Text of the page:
The notice, to which reference is there made, is a notice that access will be available to the shop premises for fit-out. The ``Lessee's Works'' are defined in the agreement as the works described in Schedule 4 to be executed by the lessee in and about the ``Demised Premises''. Schedule 4 can no longer be found. It was, however, conceded for the Commissioner that the Schedule listed the following items referred to hereafter as the ``non-removable items'': glass for shop front; flooring; labour for shop front and floor; storeroom construction; entry foyer; and painting and plumbing. It was not conceded that these so-called non-removable items were the only items referred to in the Schedule and, at the worst, it can be assumed against the applicant that the Schedule listed all work which was subsequently carried out.
Clause 10 of the agreement for lease then provided:
``10. Lessor's Contribution to Lessee's Works The Lessee covenants that it will cause the Lessee's Works (as approved by the Architect pursuant to Clause 5 hereof) to be erected in a first class, proper and workmanlike manner with the best materials of their several kinds befitting the Complex
ATC 4410and in consideration thereof and on the faith of such covenant the Lessor agrees to pay to the Lessee the sum of Forty thousand dollars ($40,000.00) on the Official Opening Date PROVIDED ALWAYS monies owing by the Lessee to the Lessor pursuant to the provisions of this Deed or the Lease.''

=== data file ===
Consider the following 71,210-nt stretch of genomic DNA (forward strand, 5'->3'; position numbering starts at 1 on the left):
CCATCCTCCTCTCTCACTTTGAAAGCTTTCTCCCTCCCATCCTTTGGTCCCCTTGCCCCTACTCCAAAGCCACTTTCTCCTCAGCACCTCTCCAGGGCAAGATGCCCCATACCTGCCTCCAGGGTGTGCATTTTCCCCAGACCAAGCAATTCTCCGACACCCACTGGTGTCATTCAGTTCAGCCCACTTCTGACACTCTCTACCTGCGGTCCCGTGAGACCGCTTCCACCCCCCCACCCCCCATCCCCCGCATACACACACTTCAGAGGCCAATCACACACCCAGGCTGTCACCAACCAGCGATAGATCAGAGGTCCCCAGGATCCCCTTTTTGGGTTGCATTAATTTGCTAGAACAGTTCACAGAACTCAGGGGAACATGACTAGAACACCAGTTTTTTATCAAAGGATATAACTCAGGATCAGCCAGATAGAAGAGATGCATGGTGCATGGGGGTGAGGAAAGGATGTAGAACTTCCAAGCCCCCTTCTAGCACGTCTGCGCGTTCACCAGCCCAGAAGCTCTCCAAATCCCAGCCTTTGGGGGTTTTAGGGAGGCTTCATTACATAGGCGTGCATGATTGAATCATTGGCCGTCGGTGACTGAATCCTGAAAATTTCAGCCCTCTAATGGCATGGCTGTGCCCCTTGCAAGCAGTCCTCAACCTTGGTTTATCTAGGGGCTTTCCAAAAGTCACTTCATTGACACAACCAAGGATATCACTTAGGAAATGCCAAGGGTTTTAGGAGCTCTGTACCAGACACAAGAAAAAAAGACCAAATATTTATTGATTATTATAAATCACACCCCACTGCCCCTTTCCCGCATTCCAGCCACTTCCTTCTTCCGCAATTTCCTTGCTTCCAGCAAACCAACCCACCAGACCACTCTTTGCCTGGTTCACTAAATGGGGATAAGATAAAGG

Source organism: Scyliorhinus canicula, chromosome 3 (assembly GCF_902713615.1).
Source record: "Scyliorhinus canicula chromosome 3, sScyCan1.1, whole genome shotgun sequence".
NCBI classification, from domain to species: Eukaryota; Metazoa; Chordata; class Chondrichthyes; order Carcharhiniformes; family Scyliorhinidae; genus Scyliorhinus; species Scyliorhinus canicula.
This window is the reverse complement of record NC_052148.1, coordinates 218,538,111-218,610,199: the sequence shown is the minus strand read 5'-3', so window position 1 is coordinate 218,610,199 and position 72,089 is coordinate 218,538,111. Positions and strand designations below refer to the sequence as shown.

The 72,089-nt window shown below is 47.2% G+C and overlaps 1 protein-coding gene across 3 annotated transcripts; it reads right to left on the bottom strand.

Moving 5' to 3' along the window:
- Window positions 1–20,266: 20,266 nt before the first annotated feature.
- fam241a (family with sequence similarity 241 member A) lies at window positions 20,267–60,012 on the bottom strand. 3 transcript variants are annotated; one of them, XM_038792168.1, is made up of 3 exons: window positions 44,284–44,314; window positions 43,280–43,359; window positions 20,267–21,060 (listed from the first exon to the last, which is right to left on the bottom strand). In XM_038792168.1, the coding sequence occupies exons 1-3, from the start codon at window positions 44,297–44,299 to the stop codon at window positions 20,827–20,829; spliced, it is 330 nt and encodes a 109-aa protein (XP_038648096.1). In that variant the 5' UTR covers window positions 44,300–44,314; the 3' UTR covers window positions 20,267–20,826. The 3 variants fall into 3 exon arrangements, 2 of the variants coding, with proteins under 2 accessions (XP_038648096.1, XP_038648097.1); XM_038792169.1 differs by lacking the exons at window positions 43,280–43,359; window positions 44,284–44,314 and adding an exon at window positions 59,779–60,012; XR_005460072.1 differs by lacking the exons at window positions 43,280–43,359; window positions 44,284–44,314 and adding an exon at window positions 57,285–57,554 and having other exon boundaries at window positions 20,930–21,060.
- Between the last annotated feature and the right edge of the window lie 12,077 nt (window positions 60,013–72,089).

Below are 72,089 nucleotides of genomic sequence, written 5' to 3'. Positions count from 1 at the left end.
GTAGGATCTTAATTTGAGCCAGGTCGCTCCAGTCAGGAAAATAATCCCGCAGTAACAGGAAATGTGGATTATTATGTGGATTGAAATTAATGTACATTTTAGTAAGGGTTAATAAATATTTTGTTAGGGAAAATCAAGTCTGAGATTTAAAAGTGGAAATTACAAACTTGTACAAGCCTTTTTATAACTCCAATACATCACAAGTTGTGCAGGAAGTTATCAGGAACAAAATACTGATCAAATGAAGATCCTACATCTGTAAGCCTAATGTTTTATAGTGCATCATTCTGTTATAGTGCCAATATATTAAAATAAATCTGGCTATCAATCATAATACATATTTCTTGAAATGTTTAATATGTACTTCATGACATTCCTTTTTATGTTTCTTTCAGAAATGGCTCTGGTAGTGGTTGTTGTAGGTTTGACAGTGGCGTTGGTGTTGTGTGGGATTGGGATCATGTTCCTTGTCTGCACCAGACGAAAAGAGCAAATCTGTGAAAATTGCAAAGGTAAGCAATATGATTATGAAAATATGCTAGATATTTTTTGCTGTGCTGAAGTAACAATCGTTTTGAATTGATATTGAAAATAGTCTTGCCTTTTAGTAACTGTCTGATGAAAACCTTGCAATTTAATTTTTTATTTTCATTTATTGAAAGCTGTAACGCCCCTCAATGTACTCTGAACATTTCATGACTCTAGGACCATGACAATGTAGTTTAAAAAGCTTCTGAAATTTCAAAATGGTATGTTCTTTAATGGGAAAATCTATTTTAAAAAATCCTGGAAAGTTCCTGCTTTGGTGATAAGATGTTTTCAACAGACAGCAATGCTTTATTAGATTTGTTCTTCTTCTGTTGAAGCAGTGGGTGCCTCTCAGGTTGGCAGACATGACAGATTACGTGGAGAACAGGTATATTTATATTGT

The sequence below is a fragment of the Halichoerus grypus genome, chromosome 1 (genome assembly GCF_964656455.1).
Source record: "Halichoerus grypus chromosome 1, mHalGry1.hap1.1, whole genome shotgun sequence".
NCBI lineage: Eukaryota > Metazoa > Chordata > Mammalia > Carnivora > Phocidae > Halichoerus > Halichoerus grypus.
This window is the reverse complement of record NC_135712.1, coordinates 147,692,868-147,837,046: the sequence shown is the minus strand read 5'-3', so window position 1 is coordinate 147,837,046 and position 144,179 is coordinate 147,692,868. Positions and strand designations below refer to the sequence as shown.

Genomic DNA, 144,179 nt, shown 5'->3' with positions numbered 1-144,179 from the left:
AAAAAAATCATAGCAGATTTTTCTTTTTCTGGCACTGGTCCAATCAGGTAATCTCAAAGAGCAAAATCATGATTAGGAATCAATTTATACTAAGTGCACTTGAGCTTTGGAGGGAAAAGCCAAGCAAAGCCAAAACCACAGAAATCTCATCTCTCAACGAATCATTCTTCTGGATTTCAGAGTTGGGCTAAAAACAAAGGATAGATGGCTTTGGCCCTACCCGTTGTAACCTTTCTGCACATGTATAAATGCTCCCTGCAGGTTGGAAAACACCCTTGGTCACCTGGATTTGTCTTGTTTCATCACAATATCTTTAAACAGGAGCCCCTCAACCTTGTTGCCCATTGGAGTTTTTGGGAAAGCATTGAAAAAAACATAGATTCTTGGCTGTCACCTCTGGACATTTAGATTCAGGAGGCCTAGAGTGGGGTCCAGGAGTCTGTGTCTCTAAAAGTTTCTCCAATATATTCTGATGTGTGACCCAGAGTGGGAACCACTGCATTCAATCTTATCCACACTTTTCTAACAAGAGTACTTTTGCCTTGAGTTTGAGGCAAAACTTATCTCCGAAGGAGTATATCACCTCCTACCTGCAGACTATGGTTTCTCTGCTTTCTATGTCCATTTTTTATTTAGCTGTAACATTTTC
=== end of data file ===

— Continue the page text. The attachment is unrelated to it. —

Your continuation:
Subsequently, the applicant employed a builder, a Mr Riddick, to fit-out the shop premises. Work commenced in March of 1990. A wooden floor was laid, a storeroom and adjacent change rooms were constructed, glass was installed in the shop front, plumbing was carried out, walls were painted, walls and floors were tiled or pebblecreted. The builder was paid directly by the applicant, but ultimately, in accordance with cl 10, the amount of $40,000.00 less the solicitors' fees, to which reference has already been made, was refunded to the applicant.
The lease, presumably in the form referred to as being in the Schedule to the Agreement for Lease, was executed. It, like the Agreement for Lease, bears a date in August, that is to say after the commencement of the lease, but the parties accept that the lease and Agreement for Lease must both have been executed prior to the applicant taking possession in April 1990.
The lease describes the ``Demised Premises'', that is to say the area demised, as follows:
``'the Demised Premises' means the area shown hatched in black on the sketch plan annexed hereto including, subject to the proviso hereunder written:-
- (a) the floor and ceiling finishes (but not any other part) of the floor slabs and ceiling slabs that bound the Demised Premises;
- (b) the inner half severed medially of the internal non-load bearing walls that divide the Demised Premises from the adjoining shops, offices or facilities in the Complex or from the Common Areas;
- (c) the doors and windows and door and window frames at the Demised Premises;
- (d) all additions and improvements to the Demised Premises;
- (e) all the Lessor's fixtures and fittings and fixtures of every kind which shall from time to time be in or upon the Demised Premises (whether originally fixed or fastened to or upon the Demised Premises or otherwise) except any such fixtures installed by the Lessee that can be removed from the Demised Premises without defacing the Demised Premises;
- (f) all Pipes that are in or on and that exclusively serve the Demised Premises; and
- (g) any equipment or apparatus (for air extraction or otherwise) that is in or on and that exclusively serves the Demised Premises.''
At various places in the lease there is reference to access, repair and the like, which might or might not apply to the work which had been carried out in accordance with cl 10 of the Agreement for Lease. Clause 5.05 is then in the following terms: